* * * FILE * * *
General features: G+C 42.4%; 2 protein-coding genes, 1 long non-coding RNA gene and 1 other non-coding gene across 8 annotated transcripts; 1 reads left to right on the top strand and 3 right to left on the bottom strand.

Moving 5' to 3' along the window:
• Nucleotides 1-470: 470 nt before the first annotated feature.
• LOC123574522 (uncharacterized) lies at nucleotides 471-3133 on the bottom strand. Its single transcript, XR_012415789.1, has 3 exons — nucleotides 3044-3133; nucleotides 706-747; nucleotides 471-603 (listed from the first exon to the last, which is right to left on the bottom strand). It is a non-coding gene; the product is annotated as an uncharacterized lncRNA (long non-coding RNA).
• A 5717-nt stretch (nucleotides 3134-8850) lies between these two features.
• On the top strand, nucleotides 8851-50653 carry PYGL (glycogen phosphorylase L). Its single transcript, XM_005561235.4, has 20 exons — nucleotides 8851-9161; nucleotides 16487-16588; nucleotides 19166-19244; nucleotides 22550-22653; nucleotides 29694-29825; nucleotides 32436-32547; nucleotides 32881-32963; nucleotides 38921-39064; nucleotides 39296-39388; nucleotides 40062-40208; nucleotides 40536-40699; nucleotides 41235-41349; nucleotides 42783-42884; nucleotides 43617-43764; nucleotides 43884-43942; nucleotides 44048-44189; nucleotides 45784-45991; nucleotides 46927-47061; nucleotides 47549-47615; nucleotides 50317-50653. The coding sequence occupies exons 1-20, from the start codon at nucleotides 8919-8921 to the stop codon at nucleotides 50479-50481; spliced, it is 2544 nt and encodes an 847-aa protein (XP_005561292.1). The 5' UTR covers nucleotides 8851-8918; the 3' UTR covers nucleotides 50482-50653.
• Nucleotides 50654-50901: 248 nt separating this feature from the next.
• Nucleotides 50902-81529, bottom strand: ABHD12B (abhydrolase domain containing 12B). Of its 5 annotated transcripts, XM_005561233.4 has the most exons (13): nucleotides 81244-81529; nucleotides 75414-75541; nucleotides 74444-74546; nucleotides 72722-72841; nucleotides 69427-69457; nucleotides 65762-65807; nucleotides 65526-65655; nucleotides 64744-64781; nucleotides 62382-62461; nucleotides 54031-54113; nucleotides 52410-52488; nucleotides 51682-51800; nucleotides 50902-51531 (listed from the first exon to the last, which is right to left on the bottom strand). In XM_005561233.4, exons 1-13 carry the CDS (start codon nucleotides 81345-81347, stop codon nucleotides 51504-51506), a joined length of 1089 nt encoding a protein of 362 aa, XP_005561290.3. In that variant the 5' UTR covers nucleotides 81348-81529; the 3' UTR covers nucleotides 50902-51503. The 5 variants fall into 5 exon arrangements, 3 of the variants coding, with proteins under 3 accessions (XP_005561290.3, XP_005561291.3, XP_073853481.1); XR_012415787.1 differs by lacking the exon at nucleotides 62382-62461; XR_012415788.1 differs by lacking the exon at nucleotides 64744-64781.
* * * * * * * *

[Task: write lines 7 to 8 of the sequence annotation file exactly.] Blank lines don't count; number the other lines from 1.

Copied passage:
• Nucleotides 50654-50901: 248 nt separating this feature from the next.
• Nucleotides 50902-81529, bottom strand: ABHD12B (abhydrolase domain containing 12B). Of its 5 annotated transcripts, XM_005561233.4 has the most exons (13): nucleotides 81244-81529; nucleotides 75414-75541; nucleotides 74444-74546; nucleotides 72722-72841; nucleotides 69427-69457; nucleotides 65762-65807; nucleotides 65526-65655; nucleotides 64744-64781; nucleotides 62382-62461; nucleotides 54031-54113; nucleotides 52410-52488; nucleotides 51682-51800; nucleotides 50902-51531 (listed from the first exon to the last, which is right to left on the bottom strand). In XM_005561233.4, exons 1-13 carry the CDS (start codon nucleotides 81345-81347, stop codon nucleotides 51504-51506), a joined length of 1089 nt encoding a protein of 362 aa, XP_005561290.3. In that variant the 5' UTR covers nucleotides 81348-81529; the 3' UTR covers nucleotides 50902-51503. The 5 variants fall into 5 exon arrangements, 3 of the variants coding, with proteins under 3 accessions (XP_005561290.3, XP_005561291.3, XP_073853481.1); XR_012415787.1 differs by lacking the exon at nucleotides 62382-62461; XR_012415788.1 differs by lacking the exon at nucleotides 64744-64781.